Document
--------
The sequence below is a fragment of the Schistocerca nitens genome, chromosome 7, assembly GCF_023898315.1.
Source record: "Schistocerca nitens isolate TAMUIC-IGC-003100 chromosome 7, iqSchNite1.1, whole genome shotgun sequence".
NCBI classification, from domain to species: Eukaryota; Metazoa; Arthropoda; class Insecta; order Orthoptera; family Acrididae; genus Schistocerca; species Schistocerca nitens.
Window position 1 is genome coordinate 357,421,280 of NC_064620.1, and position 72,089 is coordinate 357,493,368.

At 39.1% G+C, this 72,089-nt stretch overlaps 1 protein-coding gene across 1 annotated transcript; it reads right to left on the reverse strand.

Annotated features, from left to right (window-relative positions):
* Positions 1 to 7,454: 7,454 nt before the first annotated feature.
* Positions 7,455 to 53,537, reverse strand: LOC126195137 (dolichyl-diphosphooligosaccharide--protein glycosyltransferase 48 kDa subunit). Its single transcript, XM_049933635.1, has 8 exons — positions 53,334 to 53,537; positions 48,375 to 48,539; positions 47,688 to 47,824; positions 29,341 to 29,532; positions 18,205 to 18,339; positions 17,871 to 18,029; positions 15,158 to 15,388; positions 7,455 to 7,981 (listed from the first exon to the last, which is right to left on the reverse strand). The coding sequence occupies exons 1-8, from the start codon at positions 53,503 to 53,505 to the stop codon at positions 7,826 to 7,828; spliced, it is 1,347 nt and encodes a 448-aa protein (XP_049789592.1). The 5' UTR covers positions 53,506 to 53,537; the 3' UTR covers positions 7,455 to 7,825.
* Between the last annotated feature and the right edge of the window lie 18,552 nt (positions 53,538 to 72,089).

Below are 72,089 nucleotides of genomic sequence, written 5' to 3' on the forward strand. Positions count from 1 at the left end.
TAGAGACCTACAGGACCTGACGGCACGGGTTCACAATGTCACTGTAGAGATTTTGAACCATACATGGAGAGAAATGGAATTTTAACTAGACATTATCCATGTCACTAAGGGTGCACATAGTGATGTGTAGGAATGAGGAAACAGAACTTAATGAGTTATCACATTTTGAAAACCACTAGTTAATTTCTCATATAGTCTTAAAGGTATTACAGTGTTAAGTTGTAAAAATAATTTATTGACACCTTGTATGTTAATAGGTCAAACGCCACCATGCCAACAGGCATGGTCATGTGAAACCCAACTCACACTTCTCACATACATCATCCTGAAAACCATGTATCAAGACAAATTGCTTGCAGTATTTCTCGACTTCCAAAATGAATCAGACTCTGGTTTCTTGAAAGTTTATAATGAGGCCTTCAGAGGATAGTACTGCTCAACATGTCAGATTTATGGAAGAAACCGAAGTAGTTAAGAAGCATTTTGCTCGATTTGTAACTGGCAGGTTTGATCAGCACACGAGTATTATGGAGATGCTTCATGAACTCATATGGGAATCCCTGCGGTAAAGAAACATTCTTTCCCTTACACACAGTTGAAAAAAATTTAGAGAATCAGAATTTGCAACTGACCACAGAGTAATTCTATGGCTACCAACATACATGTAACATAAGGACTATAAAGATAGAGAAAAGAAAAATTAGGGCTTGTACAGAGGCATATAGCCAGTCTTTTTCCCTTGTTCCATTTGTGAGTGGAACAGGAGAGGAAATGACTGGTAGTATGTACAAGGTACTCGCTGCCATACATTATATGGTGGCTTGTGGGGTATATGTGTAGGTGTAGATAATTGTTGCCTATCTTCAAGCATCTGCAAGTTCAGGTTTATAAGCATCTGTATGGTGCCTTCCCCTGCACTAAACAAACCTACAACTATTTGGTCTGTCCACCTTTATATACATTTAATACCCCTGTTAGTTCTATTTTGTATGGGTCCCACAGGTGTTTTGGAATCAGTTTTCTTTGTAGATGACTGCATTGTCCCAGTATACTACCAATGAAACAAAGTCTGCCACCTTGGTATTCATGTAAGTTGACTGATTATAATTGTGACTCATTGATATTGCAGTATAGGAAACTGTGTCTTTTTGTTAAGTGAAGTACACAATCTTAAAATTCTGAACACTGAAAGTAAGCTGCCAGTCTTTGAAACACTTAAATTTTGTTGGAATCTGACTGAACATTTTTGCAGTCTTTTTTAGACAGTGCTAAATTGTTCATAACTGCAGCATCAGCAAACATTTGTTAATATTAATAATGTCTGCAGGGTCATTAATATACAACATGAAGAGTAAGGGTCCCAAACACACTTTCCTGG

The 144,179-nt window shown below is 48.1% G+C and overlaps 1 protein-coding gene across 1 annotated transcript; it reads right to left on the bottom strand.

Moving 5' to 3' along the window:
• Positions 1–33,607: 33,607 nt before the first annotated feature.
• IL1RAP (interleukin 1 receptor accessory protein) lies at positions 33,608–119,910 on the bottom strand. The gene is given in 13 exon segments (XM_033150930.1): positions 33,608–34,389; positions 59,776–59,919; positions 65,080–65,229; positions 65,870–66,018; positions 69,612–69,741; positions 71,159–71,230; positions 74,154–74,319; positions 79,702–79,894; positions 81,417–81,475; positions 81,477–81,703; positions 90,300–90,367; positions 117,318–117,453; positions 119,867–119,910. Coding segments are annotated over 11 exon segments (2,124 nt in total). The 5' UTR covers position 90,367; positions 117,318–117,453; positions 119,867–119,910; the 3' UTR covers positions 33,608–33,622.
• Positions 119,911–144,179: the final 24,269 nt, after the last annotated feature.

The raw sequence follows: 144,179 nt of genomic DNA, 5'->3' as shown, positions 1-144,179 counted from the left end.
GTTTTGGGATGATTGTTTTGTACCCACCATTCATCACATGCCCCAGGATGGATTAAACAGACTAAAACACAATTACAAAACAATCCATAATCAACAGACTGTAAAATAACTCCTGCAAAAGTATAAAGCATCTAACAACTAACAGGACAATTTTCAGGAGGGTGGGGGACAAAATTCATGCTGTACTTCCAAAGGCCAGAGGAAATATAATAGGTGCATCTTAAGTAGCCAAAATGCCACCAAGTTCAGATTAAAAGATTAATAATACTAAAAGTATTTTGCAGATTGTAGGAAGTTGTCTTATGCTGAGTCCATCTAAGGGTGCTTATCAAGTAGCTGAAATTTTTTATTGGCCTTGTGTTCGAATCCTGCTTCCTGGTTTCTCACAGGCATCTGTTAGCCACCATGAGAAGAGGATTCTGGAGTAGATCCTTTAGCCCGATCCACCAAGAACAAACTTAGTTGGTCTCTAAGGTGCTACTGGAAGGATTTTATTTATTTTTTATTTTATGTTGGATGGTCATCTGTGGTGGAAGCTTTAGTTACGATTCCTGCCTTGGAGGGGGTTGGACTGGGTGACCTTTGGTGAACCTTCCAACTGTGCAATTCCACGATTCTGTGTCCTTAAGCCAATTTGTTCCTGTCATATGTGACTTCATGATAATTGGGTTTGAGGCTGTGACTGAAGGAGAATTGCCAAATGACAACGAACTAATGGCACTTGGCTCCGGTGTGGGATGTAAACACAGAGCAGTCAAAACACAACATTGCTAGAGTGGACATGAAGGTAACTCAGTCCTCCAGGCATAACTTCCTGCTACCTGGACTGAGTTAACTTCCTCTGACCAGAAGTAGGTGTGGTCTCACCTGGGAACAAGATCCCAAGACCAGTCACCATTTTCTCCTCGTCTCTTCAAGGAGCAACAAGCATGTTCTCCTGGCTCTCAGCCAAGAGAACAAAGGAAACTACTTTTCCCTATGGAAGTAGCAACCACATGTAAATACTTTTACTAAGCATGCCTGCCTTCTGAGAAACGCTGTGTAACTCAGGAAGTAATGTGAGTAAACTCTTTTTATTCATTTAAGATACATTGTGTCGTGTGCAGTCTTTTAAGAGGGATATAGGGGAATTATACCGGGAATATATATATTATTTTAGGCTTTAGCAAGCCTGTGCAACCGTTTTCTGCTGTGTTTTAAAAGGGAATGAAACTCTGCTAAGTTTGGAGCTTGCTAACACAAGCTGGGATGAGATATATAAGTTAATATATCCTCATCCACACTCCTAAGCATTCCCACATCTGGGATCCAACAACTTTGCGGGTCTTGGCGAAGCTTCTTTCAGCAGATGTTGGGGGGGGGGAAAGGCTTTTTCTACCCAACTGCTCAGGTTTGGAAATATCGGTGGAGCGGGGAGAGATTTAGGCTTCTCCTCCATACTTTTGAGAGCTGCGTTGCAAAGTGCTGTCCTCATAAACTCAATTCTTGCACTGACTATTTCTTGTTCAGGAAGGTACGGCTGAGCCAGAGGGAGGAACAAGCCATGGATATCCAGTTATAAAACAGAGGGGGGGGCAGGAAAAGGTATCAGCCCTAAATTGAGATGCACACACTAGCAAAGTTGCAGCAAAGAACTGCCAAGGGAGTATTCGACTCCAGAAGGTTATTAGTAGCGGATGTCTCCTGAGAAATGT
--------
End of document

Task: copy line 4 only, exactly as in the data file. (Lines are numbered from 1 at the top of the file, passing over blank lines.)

Window position 1 is genome coordinate 357,421,280 of NC_064620.1, and position 72,089 is coordinate 357,493,368.